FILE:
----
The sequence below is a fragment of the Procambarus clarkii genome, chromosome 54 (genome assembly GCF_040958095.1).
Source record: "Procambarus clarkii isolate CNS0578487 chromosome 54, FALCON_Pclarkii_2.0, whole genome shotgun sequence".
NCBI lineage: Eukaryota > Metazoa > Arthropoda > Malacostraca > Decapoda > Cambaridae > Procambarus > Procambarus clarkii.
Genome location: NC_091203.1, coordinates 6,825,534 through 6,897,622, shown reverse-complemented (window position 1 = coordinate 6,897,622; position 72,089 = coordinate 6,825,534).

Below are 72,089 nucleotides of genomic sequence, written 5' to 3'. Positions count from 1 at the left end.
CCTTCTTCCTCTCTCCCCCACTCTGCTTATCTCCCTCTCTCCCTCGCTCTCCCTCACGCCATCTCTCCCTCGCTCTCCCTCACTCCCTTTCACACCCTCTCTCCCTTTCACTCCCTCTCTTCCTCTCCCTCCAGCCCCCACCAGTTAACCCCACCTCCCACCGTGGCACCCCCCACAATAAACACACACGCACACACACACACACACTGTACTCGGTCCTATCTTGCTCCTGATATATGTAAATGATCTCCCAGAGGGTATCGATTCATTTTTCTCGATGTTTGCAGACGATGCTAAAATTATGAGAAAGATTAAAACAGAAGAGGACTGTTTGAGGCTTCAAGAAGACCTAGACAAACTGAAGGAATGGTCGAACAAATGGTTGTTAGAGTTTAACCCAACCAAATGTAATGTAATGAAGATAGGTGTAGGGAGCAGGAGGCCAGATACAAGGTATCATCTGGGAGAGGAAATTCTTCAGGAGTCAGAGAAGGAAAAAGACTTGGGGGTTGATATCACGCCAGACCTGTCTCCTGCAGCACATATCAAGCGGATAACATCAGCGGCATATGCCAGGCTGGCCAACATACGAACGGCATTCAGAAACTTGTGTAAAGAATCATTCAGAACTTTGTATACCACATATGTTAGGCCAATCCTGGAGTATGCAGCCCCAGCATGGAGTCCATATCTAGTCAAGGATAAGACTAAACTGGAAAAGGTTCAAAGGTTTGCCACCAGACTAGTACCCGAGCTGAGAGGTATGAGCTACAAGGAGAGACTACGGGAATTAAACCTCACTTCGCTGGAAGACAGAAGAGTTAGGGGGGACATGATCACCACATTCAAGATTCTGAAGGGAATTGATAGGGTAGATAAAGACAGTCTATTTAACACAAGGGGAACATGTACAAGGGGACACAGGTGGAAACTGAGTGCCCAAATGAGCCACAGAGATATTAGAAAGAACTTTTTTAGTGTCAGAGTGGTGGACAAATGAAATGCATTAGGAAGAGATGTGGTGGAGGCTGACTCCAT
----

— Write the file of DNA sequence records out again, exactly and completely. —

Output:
The sequence below is a fragment of the Procambarus clarkii genome, chromosome 54 (genome assembly GCF_040958095.1).
Source record: "Procambarus clarkii isolate CNS0578487 chromosome 54, FALCON_Pclarkii_2.0, whole genome shotgun sequence".
NCBI lineage: Eukaryota > Metazoa > Arthropoda > Malacostraca > Decapoda > Cambaridae > Procambarus > Procambarus clarkii.
Genome location: NC_091203.1, coordinates 6,825,534 through 6,897,622, shown reverse-complemented (window position 1 = coordinate 6,897,622; position 72,089 = coordinate 6,825,534).

Below are 72,089 nucleotides of genomic sequence, written 5' to 3'. Positions count from 1 at the left end.
CCTTCTTCCTCTCTCCCCCACTCTGCTTATCTCCCTCTCTCCCTCGCTCTCCCTCACGCCATCTCTCCCTCGCTCTCCCTCACTCCCTTTCACACCCTCTCTCCCTTTCACTCCCTCTCTTCCTCTCCCTCCAGCCCCCACCAGTTAACCCCACCTCCCACCGTGGCACCCCCCACAATAAACACACACGCACACACACACACACACTGTACTCGGTCCTATCTTGCTCCTGATATATGTAAATGATCTCCCAGAGGGTATCGATTCATTTTTCTCGATGTTTGCAGACGATGCTAAAATTATGAGAAAGATTAAAACAGAAGAGGACTGTTTGAGGCTTCAAGAAGACCTAGACAAACTGAAGGAATGGTCGAACAAATGGTTGTTAGAGTTTAACCCAACCAAATGTAATGTAATGAAGATAGGTGTAGGGAGCAGGAGGCCAGATACAAGGTATCATCTGGGAGAGGAAATTCTTCAGGAGTCAGAGAAGGAAAAAGACTTGGGGGTTGATATCACGCCAGACCTGTCTCCTGCAGCACATATCAAGCGGATAACATCAGCGGCATATGCCAGGCTGGCCAACATACGAACGGCATTCAGAAACTTGTGTAAAGAATCATTCAGAACTTTGTATACCACATATGTTAGGCCAATCCTGGAGTATGCAGCCCCAGCATGGAGTCCATATCTAGTCAAGGATAAGACTAAACTGGAAAAGGTTCAAAGGTTTGCCACCAGACTAGTACCCGAGCTGAGAGGTATGAGCTACAAGGAGAGACTACGGGAATTAAACCTCACTTCGCTGGAAGACAGAAGAGTTAGGGGGGACATGATCACCACATTCAAGATTCTGAAGGGAATTGATAGGGTAGATAAAGACAGTCTATTTAACACAAGGGGAACATGTACAAGGGGACACAGGTGGAAACTGAGTGCCCAAATGAGCCACAGAGATATTAGAAAGAACTTTTTTAGTGTCAGAGTGGTGGACAAATGAAATGCATTAGGAAGAGATGTGGTGGAGGCTGACTCCAT